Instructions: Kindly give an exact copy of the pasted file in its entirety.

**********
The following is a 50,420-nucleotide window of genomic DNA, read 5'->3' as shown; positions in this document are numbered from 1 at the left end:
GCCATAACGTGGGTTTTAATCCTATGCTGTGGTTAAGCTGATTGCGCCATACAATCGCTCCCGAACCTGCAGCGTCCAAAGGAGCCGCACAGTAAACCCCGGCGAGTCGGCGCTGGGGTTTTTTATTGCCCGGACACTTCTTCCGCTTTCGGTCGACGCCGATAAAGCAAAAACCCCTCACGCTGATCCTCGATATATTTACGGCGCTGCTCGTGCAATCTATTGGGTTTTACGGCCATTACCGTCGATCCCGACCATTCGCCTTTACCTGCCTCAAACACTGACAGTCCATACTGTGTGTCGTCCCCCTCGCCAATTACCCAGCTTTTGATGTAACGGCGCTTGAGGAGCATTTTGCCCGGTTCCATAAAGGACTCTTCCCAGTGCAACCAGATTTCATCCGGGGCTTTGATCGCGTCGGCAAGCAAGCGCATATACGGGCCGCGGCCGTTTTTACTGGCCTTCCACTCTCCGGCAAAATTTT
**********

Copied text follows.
The following is a 50,420-nucleotide window of genomic DNA, read 5'->3' as shown; positions in this document are numbered from 1 at the left end:
GCCATAACGTGGGTTTTAATCCTATGCTGTGGTTAAGCTGATTGCGCCATACAATCGCTCCCGAACCTGCAGCGTCCAAAGGAGCCGCACAGTAAACCCCGGCGAGTCGGCGCTGGGGTTTTTTATTGCCCGGACACTTCTTCCGCTTTCGGTCGACGCCGATAAAGCAAAAACCCCTCACGCTGATCCTCGATATATTTACGGCGCTGCTCGTGCAATCTATTGGGTTTTACGGCCATTACCGTCGATCCCGACCATTCGCCTTTACCTGCCTCAAACACTGACAGTCCATACTGTGTGTCGTCCCCCTCGCCAATTACCCAGCTTTTGATGTAACGGCGCTTGAGGAGCATTTTGCCCGGTTCCATAAAGGACTCTTCCCAGTGCAACCAGATTTCATCCGGGGCTTTGATCGCGTCGGCAAGCAAGCGCATATACGGGCCGCGGCCGTTTTTACTGGCCTTCCACTCTCCGGCAAAATTTT